Here’s my problem with the alone time, other than it not being a symbol about the obvious need to be alone when a young boy is transitioning into a man…Steven was so against being alone at the start. He freaked out because the Gems were too busy, but as soon as they had free time, he freaked out again because they’d interrupted a game. That was a pretty quick change of heart. He went from needing companionship to not wanting it at all, and then back to where he started. I just wish he’d wanted that time to himself from the start. I think that would’ve made the idea of wanting the Gems around a lot stronger in the end BUT then they would’ve had to rewrite that whole mini-golf beginning.

Then there was Greg. I’m not a fan of that guy because we haven’t really gotten to know him. He’s either a great dad who’s letting his son live out his destiny in a better environment, or he’s a lazy dad who only comes around when completely necessary. In any case, Greg was the only character in the bizarro-Beach City that made actual sense when Steven approached. At first his words were filled with insight, but then he started spitting out clichés about honesty and even his son called him out on it. What’s that say that in a made-up world where everything is opposite, and you’re suddenly this great father figure? Maybe that you suck in reality? Even at almost 20 episodes into the series, not a fan of Greg.

Speaking of father figures, did anyone catch when Steven said that Garnett could fit into Greg’s old golf pants? Like I’ve said for weeks, she’s the dad of their modern family and they really drove that home with her actually wearing them when they finally made it to the course.

And then, Rose’s room. Of course Steven’s gem would be the one to unlock it, that was no surprise, but did the Gems really know what was beyond those doors? A place where dreams come true, but are often nightmares–a lesson in be careful what you wish for. Was that always the case for Rose’s quarters or was this some type of lesson that an absent mother was sending her son? I want to lean toward the Gems not knowing what was in that room, and their fear of Steven going in was based on the fact that they didn’t know what to expect or the harm he could’ve faced.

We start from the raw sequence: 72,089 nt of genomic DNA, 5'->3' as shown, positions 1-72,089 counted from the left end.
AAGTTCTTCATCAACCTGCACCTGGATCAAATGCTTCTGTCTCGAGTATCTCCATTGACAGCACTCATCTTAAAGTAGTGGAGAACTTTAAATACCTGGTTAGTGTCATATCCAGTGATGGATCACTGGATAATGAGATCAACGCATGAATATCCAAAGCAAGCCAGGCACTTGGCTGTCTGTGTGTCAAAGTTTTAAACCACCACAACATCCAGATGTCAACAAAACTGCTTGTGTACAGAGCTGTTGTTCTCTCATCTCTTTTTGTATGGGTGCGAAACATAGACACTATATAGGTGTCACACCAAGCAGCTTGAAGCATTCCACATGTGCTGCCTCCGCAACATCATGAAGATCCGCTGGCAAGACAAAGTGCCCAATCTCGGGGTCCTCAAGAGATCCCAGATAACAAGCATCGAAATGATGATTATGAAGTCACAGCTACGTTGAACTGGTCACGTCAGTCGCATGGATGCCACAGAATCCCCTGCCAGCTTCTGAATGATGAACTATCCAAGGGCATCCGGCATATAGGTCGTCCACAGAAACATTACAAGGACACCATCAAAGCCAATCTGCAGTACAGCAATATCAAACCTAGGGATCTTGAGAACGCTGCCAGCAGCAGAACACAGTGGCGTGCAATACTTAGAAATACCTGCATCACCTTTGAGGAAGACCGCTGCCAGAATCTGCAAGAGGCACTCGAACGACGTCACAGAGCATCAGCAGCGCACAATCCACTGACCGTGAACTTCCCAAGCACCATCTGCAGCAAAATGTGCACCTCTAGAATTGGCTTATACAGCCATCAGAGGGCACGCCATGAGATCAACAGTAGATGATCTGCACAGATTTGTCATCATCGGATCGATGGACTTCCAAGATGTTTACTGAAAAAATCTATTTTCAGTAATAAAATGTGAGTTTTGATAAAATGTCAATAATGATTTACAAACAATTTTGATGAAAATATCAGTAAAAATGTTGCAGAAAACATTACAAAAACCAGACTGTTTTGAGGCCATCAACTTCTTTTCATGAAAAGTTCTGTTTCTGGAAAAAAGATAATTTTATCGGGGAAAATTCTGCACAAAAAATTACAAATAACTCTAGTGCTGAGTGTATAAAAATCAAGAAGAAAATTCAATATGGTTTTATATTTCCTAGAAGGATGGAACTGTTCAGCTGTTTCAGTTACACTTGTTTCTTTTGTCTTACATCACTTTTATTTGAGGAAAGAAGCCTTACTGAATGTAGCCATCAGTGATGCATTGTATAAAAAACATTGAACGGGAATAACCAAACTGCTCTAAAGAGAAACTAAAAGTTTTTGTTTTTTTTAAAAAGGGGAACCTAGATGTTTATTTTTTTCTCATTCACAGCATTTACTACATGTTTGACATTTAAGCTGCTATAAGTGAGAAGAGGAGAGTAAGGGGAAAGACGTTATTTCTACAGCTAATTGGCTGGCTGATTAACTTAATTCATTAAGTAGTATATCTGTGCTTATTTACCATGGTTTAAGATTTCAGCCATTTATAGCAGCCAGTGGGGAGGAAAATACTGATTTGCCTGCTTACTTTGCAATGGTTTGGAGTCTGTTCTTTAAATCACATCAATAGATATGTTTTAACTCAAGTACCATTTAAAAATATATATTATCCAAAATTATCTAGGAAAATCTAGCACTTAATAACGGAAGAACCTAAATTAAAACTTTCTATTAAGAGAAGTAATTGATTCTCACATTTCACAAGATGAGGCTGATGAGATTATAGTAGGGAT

The idea that Rose’s room was this place where things appear perfect but aren’t says something about her character. Look at the Gems’ rooms from “Together Breakfast,” they each represented the Gem perfectly. Pearl’s was clean and sharp, Amethyst’s was chaotic, and Garnet’s a mystery. This makes me think there’s a big secret waiting in the wings about Steven’s mom. She’s always painted as this great Gem, but could the reality be that she isn’t?

This Sunday in NYC: 45th Annual ASIFA-East Animation Festival Awards Ceremony

Artwork by Debra Solomon.

There is just one annual animation award in the United States that is older than the Oscars and that’s the ASIFA-East Animation Festival. This year’s ceremony will mark the 45th year in a row that the festival has been presented. It takes place this Sunday, May 18th, at the New School’s newly built Tishman Auditorium (63 5th Avenue in Manhattan). The awards ceremony begins at 6pm, followed by a screening of the award-winning films. ‘Festive attire’ is encouraged. The ceremony and awards reception are free and open to the public, but a $5 donation is requested from non-members.

To liven up the ceremony this year, the evening will be hosted by stand-up comic Liz Miele, who was previously interviewed on Cartoon Brew about her animated webseries Damaged. For more details on the event, visit the ASIFA-East website.

Artist of the Day: Jun Cen

Jun Cen

Jun Cen

New York, NY
Primary media:
Pencil, gouache, color pencil, digital
BA, Guangzhou Academy of Fine Arts
MFA, Maryland Institute College of Art
Major projects:
Mutual Tunnels (hand-drawn 2d animated short film)
Entrance/Exit (self-published graphic novel)
Hermaphrodite (self-released visual and music collaborative project)

Jun Cen

Jun Cen

Jun Cen

Jun Cen

Jun Cen

‘The Begun of Tigtone’ by Andrew Koehler

The Begun of Tigtone is a parody of every fantasy convention there is, from movies to games. And the star character of this story is Tigtone, a man whose personality is intentionally modeled after a two-dimnesional, anti-hero cliche. Along his journey, he is challenged by pointless puzzles, preposterously clad goddesses, and generic quest goals. Not even the dialog is safe from skewering, as the fantasy convention of convoluted language is parodied right down to the very title of the story.

Produced and Directed by Andrew Koehler

Written by Andrew Koehler, Benjamin Martin, Zack Wallenfang, Cody Larson

Nils Frykdahl as Tigtone
Bill Corbett as the Ghost Wizard
Lucy Davis as the Captive Sun
Mike Stoklasa as Beefankle the Blacksmith
Melora Creager as the Queen Princess of the Geodon Serpents
Stephen Lea Sheppard as the Wood Elf
Joseph Scrimshaw as the Newborn Cyclops
Hannibal Buress as Seed Steed
Gregg Turkington as the Cave Demon

Additional Voices:
Jay Bauman
Rich Evans
Dan Schlissel
Dawn McCarthy
Larry DiTillio
Rowby Goren


Did Jeff Koons Just Make $28 Million By Plagiarizing A Dark Horse Popeye Toy? [Update: No, He Had Permission To Copy]